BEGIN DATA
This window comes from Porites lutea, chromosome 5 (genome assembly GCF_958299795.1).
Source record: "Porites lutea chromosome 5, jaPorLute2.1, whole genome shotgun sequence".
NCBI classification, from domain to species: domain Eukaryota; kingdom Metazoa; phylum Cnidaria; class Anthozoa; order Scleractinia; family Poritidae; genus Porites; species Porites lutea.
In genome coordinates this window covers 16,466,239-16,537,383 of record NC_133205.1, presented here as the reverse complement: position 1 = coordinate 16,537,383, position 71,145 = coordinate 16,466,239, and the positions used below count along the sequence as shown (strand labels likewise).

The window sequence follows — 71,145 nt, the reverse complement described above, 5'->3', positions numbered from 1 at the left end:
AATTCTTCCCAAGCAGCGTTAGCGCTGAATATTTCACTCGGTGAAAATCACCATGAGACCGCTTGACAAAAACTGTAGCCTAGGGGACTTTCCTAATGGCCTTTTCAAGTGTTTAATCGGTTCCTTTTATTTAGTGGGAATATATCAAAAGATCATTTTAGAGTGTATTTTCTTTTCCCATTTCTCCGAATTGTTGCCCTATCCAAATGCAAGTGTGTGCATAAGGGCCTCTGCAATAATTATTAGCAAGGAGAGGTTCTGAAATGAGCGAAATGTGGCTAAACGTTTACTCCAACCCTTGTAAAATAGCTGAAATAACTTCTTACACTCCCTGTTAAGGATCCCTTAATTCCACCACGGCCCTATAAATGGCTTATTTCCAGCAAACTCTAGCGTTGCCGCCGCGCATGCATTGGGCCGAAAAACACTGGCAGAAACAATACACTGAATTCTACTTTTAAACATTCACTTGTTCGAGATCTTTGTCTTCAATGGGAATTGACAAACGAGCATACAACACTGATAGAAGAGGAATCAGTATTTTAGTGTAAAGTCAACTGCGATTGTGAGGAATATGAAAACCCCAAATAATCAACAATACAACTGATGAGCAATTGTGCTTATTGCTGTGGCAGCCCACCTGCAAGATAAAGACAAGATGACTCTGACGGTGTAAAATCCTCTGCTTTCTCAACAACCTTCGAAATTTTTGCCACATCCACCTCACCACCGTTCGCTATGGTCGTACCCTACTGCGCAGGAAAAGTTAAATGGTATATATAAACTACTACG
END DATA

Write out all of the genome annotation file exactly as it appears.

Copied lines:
This window comes from Porites lutea, chromosome 5 (genome assembly GCF_958299795.1).
Source record: "Porites lutea chromosome 5, jaPorLute2.1, whole genome shotgun sequence".
NCBI classification, from domain to species: domain Eukaryota; kingdom Metazoa; phylum Cnidaria; class Anthozoa; order Scleractinia; family Poritidae; genus Porites; species Porites lutea.
In genome coordinates this window covers 16,466,239-16,537,383 of record NC_133205.1, presented here as the reverse complement: position 1 = coordinate 16,537,383, position 71,145 = coordinate 16,466,239, and the positions used below count along the sequence as shown (strand labels likewise).

The window sequence follows — 71,145 nt, the reverse complement described above, 5'->3', positions numbered from 1 at the left end:
AATTCTTCCCAAGCAGCGTTAGCGCTGAATATTTCACTCGGTGAAAATCACCATGAGACCGCTTGACAAAAACTGTAGCCTAGGGGACTTTCCTAATGGCCTTTTCAAGTGTTTAATCGGTTCCTTTTATTTAGTGGGAATATATCAAAAGATCATTTTAGAGTGTATTTTCTTTTCCCATTTCTCCGAATTGTTGCCCTATCCAAATGCAAGTGTGTGCATAAGGGCCTCTGCAATAATTATTAGCAAGGAGAGGTTCTGAAATGAGCGAAATGTGGCTAAACGTTTACTCCAACCCTTGTAAAATAGCTGAAATAACTTCTTACACTCCCTGTTAAGGATCCCTTAATTCCACCACGGCCCTATAAATGGCTTATTTCCAGCAAACTCTAGCGTTGCCGCCGCGCATGCATTGGGCCGAAAAACACTGGCAGAAACAATACACTGAATTCTACTTTTAAACATTCACTTGTTCGAGATCTTTGTCTTCAATGGGAATTGACAAACGAGCATACAACACTGATAGAAGAGGAATCAGTATTTTAGTGTAAAGTCAACTGCGATTGTGAGGAATATGAAAACCCCAAATAATCAACAATACAACTGATGAGCAATTGTGCTTATTGCTGTGGCAGCCCACCTGCAAGATAAAGACAAGATGACTCTGACGGTGTAAAATCCTCTGCTTTCTCAACAACCTTCGAAATTTTTGCCACATCCACCTCACCACCGTTCGCTATGGTCGTACCCTACTGCGCAGGAAAAGTTAAATGGTATATATAAACTACTACG